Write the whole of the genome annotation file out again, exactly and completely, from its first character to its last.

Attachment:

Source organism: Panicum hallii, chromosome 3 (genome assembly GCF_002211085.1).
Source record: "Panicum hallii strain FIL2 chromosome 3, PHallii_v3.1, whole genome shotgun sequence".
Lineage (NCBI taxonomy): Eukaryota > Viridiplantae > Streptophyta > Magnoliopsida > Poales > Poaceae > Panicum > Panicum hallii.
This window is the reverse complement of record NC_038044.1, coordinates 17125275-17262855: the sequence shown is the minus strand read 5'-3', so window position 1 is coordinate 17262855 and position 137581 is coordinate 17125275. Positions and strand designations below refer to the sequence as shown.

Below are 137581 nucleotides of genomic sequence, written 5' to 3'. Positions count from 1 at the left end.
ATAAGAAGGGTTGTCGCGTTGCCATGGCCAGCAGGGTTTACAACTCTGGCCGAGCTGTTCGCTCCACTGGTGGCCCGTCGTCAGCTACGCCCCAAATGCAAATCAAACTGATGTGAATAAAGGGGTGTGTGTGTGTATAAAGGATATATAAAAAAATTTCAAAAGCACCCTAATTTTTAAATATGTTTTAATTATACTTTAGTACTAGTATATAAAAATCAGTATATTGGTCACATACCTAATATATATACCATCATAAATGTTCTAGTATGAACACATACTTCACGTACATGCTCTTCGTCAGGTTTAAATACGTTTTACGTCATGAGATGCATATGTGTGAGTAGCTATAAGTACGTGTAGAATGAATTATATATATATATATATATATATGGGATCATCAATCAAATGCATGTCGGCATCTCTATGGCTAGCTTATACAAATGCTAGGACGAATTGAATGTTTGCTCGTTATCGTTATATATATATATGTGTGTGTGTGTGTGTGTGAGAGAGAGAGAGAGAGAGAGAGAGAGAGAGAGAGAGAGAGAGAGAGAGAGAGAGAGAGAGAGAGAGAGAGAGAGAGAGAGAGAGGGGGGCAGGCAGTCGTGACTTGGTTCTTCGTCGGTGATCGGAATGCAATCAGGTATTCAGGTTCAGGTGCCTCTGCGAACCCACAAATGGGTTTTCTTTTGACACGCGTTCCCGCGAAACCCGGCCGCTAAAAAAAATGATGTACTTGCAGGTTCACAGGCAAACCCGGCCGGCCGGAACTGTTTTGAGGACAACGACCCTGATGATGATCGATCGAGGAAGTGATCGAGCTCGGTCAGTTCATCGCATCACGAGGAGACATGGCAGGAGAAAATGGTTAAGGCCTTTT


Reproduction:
Source organism: Panicum hallii, chromosome 3 (genome assembly GCF_002211085.1).
Source record: "Panicum hallii strain FIL2 chromosome 3, PHallii_v3.1, whole genome shotgun sequence".
Lineage (NCBI taxonomy): Eukaryota > Viridiplantae > Streptophyta > Magnoliopsida > Poales > Poaceae > Panicum > Panicum hallii.
This window is the reverse complement of record NC_038044.1, coordinates 17125275-17262855: the sequence shown is the minus strand read 5'-3', so window position 1 is coordinate 17262855 and position 137581 is coordinate 17125275. Positions and strand designations below refer to the sequence as shown.

Below are 137581 nucleotides of genomic sequence, written 5' to 3'. Positions count from 1 at the left end.
ATAAGAAGGGTTGTCGCGTTGCCATGGCCAGCAGGGTTTACAACTCTGGCCGAGCTGTTCGCTCCACTGGTGGCCCGTCGTCAGCTACGCCCCAAATGCAAATCAAACTGATGTGAATAAAGGGGTGTGTGTGTGTATAAAGGATATATAAAAAAATTTCAAAAGCACCCTAATTTTTAAATATGTTTTAATTATACTTTAGTACTAGTATATAAAAATCAGTATATTGGTCACATACCTAATATATATACCATCATAAATGTTCTAGTATGAACACATACTTCACGTACATGCTCTTCGTCAGGTTTAAATACGTTTTACGTCATGAGATGCATATGTGTGAGTAGCTATAAGTACGTGTAGAATGAATTATATATATATATATATATATATGGGATCATCAATCAAATGCATGTCGGCATCTCTATGGCTAGCTTATACAAATGCTAGGACGAATTGAATGTTTGCTCGTTATCGTTATATATATATATGTGTGTGTGTGTGTGTGTGAGAGAGAGAGAGAGAGAGAGAGAGAGAGAGAGAGAGAGAGAGAGAGAGAGAGAGAGAGAGAGAGAGAGAGAGAGAGAGAGAGAGGGGGGCAGGCAGTCGTGACTTGGTTCTTCGTCGGTGATCGGAATGCAATCAGGTATTCAGGTTCAGGTGCCTCTGCGAACCCACAAATGGGTTTTCTTTTGACACGCGTTCCCGCGAAACCCGGCCGCTAAAAAAAATGATGTACTTGCAGGTTCACAGGCAAACCCGGCCGGCCGGAACTGTTTTGAGGACAACGACCCTGATGATGATCGATCGAGGAAGTGATCGAGCTCGGTCAGTTCATCGCATCACGAGGAGACATGGCAGGAGAAAATGGTTAAGGCCTTTT